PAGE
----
Browsing Pastor's Message

Baptism in Christ

One of the great things about Ordinary Time, is it gives some flexibility to homilists as to what to preach about. So, during these summer months, I want to give a series of homilies — sermons really, on the Sacraments of the Faith.  And St. Paul’s words to us this Sunday in the second reading are a perfect launching point to begin, with the Sacrament of Baptism.  His words of admonition, which we often hear at Funerals are a reminder of the importance of baptism in each of our lives. 

          Baptism is not just a nice gesture not a good thing we do to children. It is the beginning of a life of Grace, granted to us by the Lord, and drawing us into the very mystery of the Holy Trinity.  It is a moment of change in our lives, which is meant to be lived out, in faith, in the Church, so as to continue our journey towards the Father’s Kingdom. 

          Let me begin by an illustration.

          A story is told about the new life we receive in baptism.  Thor Heyerdahl was a great sea adventurer.  He wrote the famous book KON Tiki.  Few people realize it, but he once had a deathly fear of water.  But something happened to change all of that.

          During World War II, Thor trained in Canada with the Free Norwegian Forces.  One day, he was conning down a dangerous river.  The river ended in a waterfall.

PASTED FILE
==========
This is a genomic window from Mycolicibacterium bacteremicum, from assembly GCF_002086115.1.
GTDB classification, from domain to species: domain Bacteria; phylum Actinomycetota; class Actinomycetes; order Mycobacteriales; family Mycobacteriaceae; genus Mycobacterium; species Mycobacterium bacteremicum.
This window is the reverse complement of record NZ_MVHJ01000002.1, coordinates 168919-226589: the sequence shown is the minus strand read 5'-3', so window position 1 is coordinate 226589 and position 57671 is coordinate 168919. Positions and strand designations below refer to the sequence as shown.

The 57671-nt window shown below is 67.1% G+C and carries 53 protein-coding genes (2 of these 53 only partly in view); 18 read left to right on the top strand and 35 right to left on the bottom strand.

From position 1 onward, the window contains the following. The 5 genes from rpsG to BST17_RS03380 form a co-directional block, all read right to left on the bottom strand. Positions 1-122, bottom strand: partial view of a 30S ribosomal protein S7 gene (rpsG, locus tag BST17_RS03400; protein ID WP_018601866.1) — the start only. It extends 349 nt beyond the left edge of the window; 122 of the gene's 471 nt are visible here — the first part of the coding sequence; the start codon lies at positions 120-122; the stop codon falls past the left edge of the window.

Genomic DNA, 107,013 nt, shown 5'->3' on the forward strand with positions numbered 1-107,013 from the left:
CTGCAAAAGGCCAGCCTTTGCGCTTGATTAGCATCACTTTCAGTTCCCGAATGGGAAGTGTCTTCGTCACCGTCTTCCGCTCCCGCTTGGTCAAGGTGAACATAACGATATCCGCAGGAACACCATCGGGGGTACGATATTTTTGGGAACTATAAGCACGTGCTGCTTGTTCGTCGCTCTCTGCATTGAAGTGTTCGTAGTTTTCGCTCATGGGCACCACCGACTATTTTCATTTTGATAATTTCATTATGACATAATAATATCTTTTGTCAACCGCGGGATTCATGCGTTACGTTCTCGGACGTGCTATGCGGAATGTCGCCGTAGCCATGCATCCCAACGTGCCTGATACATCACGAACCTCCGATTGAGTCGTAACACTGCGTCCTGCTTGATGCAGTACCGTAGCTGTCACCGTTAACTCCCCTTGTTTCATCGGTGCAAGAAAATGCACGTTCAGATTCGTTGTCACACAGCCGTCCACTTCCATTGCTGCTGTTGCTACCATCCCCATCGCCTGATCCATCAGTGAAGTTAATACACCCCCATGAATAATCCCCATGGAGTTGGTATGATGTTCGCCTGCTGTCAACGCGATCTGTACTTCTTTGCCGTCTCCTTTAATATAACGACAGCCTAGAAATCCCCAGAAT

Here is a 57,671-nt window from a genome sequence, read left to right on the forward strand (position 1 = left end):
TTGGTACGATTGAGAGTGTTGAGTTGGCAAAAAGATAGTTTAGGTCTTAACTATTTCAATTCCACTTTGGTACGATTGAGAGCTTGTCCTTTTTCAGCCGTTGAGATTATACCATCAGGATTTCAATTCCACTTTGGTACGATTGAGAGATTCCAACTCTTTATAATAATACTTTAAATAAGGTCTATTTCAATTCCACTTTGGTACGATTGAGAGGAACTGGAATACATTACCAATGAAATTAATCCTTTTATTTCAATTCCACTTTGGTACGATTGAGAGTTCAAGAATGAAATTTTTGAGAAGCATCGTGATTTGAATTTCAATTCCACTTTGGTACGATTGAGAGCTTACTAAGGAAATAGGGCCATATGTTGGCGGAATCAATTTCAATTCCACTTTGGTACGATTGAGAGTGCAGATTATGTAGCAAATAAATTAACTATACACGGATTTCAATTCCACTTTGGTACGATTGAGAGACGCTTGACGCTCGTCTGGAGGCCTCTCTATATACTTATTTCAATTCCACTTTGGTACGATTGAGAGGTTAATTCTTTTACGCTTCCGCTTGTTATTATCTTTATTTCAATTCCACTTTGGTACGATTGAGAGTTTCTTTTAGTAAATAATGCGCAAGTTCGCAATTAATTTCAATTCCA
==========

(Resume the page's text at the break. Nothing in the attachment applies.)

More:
Suddenly the canoe capsized.  Thor was plunged into the raging river.  As the swirling waters swept him helplessly towards the waterfall, a strange thought entered his mind.

          It occurred to him that he would soon learn which of his parents was right about life after death.  His father believed there was such a life; his mother did not.  Then another strange thing happened.  The words to the Lord’s Prayer popped into his head.  He began to pray. 

          A burst of energy began to surge through his body.  Thor began to battle the river. Some mysterious force was helping him.  A few minutes later he reached the shore. 

          Thor Heyerdahl, who climbed out of the river was totally different from the Thor Heyerdahl who was plunged into the river.  The waters of the river had baptized him, so to speak, into new life. 

          First of all, the old Heyerdahl had a deathly fear of water, the new Heyerdahl did not. 

          Second, the old Heyerdahl had questions about God, and the life after death.  The new Thor did not.  Thor’s experience in the water of the river is a beautiful illustration of what happens to us in the waters of baptism.

          The person we are after baptism is not the person we were before baptism.  Before baptism, we are spiritually dead.  After baptism, we are spiritually alive in Christ.  We are a totally new person; living a totally new life.

          The early Church understood this well.  They understood that in the waters of baptism — which they only celebrated by total immersion — that is St Paul is speaking about — was to be plunged into the waters so as to wrestle with the devil, who would try to drown you.  Before being plunged into the waters, the candidate (catechumens) were oiled down with the Oil of the Catechumens, as a Greek wrestler was, so as to be slick and be able to slip through the wiry grasp of Satan.  So as to rise victorious with Christ.